I adore authors and try to support them, even if what they write isn’t my favorite stuff. I’m a gadget freak and faithfully follow blogs that delve into hardware and software. I read movie reviews, book reviews, product reviews. I trust my fellow bloggers. From your blogs, I’ve discovered books, authors, movies, cameras, lenses, software, and accessories. I don’t know where I got information before I found you all!
I follow many blogs for many reasons. Some are written better than others. Some photographers are more skilled than others, but I don’t count typos or ignore less than perfect pictures. Many people lack technical finesse, yet have true vision and thoughts worth hearing. I’m egalitarian by principle and inclination.
I love animals. Dogs, cats, horses, birds and everything else. Wild animals and pets. But not insects. Sorry bugs, I just can’t love you. I’ve tried. Maybe in my next incarnation.
I hate haters. I admire kindness and generosity especially because I’m not as good as I want to be. I don’t think cruelty is funny. Even when deserved, suffering makes me wince, not laugh.
I’m interested in God, religion, and faith — but can’t stomach being bullied to believe a particular dogma. One size never fits all, not in philosophy, religion, political system, technology or clothing. I read blogs by ministers and other religious people. I want to know what they think and why, how they made their “leap of faith.” Seeking is good.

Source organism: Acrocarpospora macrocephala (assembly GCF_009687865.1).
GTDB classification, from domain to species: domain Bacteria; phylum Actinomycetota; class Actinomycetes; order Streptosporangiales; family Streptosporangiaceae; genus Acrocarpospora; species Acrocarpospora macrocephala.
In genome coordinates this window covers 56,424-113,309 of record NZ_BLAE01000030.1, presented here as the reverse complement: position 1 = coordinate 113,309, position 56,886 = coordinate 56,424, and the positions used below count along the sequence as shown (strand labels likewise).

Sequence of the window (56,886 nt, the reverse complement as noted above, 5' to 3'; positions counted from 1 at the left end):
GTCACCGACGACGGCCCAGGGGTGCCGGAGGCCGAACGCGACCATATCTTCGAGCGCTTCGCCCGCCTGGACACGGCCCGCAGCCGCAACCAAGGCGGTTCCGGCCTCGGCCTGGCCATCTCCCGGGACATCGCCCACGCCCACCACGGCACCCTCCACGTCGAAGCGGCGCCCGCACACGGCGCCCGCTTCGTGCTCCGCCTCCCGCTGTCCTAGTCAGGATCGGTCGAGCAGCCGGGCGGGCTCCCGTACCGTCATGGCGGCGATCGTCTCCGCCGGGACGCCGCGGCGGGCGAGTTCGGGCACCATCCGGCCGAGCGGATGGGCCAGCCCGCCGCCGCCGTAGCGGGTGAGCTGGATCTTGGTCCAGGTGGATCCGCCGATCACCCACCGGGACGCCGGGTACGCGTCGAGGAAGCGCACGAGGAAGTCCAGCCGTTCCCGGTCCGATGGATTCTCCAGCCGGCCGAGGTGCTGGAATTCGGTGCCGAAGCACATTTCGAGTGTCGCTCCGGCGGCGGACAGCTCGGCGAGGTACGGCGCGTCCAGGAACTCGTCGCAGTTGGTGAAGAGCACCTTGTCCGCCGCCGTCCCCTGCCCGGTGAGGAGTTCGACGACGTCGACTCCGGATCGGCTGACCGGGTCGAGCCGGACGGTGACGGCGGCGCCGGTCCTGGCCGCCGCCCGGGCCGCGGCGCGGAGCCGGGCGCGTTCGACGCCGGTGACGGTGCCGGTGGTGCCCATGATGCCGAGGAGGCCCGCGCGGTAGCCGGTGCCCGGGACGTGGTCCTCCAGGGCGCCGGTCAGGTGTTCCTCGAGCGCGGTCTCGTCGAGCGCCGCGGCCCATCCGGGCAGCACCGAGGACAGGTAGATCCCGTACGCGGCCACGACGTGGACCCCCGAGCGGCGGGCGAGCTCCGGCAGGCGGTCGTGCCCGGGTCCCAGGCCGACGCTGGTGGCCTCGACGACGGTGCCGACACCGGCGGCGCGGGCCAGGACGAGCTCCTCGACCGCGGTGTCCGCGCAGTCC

Then there’s information, ideas, useful hints, suggestions on how to do things differently. I love learning new stuff. Don’t we all?
I don’t read everyone every day. There isn’t enough time, even if I did nothing but read other blogs. And then, I’d never get to write one or take a few pictures. I do try to peek at everyone, even when I’m a couple of days late.
Personally, I think you are all great.
We are great because we care about something that is not “us.” We share ourselves, our knowledge, our hopes, our dreams. Whether we want to change the world or make someone smile, help with a problem, teach a new way to do an old thing, offer a different way to look at the world, we don’t just talk.